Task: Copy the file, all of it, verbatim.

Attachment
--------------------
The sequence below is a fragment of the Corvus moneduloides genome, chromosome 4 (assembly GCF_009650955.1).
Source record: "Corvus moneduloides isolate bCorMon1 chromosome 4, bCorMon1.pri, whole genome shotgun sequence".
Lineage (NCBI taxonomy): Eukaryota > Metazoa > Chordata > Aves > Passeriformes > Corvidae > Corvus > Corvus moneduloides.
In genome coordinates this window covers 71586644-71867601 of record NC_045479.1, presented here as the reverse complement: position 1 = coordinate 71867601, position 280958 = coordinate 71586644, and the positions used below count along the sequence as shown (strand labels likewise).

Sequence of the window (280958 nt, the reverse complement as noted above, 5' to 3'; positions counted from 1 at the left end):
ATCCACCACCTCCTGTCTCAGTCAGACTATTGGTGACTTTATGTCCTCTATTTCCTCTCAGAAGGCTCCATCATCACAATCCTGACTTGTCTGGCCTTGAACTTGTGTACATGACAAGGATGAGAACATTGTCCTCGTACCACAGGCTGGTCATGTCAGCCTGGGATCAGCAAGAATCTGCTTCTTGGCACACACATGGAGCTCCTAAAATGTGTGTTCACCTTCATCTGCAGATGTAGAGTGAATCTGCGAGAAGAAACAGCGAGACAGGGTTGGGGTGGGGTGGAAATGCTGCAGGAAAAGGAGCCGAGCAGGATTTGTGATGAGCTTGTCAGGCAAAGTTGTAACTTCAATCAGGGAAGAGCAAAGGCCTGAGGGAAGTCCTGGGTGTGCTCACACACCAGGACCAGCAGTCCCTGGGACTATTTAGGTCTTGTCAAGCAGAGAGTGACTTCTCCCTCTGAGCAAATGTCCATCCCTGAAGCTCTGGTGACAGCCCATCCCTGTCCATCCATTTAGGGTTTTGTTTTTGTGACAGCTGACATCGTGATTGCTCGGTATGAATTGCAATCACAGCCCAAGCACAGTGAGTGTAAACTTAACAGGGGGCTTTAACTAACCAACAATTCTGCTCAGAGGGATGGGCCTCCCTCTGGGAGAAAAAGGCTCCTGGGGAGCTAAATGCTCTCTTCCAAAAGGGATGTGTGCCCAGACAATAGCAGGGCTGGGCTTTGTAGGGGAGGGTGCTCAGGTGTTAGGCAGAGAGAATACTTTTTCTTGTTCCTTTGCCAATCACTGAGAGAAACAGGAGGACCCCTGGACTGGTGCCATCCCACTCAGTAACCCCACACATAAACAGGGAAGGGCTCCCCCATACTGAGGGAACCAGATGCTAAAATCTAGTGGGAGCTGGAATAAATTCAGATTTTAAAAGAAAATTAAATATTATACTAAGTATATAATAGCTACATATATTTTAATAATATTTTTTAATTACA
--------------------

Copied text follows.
The sequence below is a fragment of the Corvus moneduloides genome, chromosome 4 (assembly GCF_009650955.1).
Source record: "Corvus moneduloides isolate bCorMon1 chromosome 4, bCorMon1.pri, whole genome shotgun sequence".
Lineage (NCBI taxonomy): Eukaryota > Metazoa > Chordata > Aves > Passeriformes > Corvidae > Corvus > Corvus moneduloides.
In genome coordinates this window covers 71586644-71867601 of record NC_045479.1, presented here as the reverse complement: position 1 = coordinate 71867601, position 280958 = coordinate 71586644, and the positions used below count along the sequence as shown (strand labels likewise).

Sequence of the window (280958 nt, the reverse complement as noted above, 5' to 3'; positions counted from 1 at the left end):
ATCCACCACCTCCTGTCTCAGTCAGACTATTGGTGACTTTATGTCCTCTATTTCCTCTCAGAAGGCTCCATCATCACAATCCTGACTTGTCTGGCCTTGAACTTGTGTACATGACAAGGATGAGAACATTGTCCTCGTACCACAGGCTGGTCATGTCAGCCTGGGATCAGCAAGAATCTGCTTCTTGGCACACACATGGAGCTCCTAAAATGTGTGTTCACCTTCATCTGCAGATGTAGAGTGAATCTGCGAGAAGAAACAGCGAGACAGGGTTGGGGTGGGGTGGAAATGCTGCAGGAAAAGGAGCCGAGCAGGATTTGTGATGAGCTTGTCAGGCAAAGTTGTAACTTCAATCAGGGAAGAGCAAAGGCCTGAGGGAAGTCCTGGGTGTGCTCACACACCAGGACCAGCAGTCCCTGGGACTATTTAGGTCTTGTCAAGCAGAGAGTGACTTCTCCCTCTGAGCAAATGTCCATCCCTGAAGCTCTGGTGACAGCCCATCCCTGTCCATCCATTTAGGGTTTTGTTTTTGTGACAGCTGACATCGTGATTGCTCGGTATGAATTGCAATCACAGCCCAAGCACAGTGAGTGTAAACTTAACAGGGGGCTTTAACTAACCAACAATTCTGCTCAGAGGGATGGGCCTCCCTCTGGGAGAAAAAGGCTCCTGGGGAGCTAAATGCTCTCTTCCAAAAGGGATGTGTGCCCAGACAATAGCAGGGCTGGGCTTTGTAGGGGAGGGTGCTCAGGTGTTAGGCAGAGAGAATACTTTTTCTTGTTCCTTTGCCAATCACTGAGAGAAACAGGAGGACCCCTGGACTGGTGCCATCCCACTCAGTAACCCCACACATAAACAGGGAAGGGCTCCCCCATACTGAGGGAACCAGATGCTAAAATCTAGTGGGAGCTGGAATAAATTCAGATTTTAAAAGAAAATTAAATATTATACTAAGTATATAATAGCTACATATATTTTAATAATATTTTTTAATTACA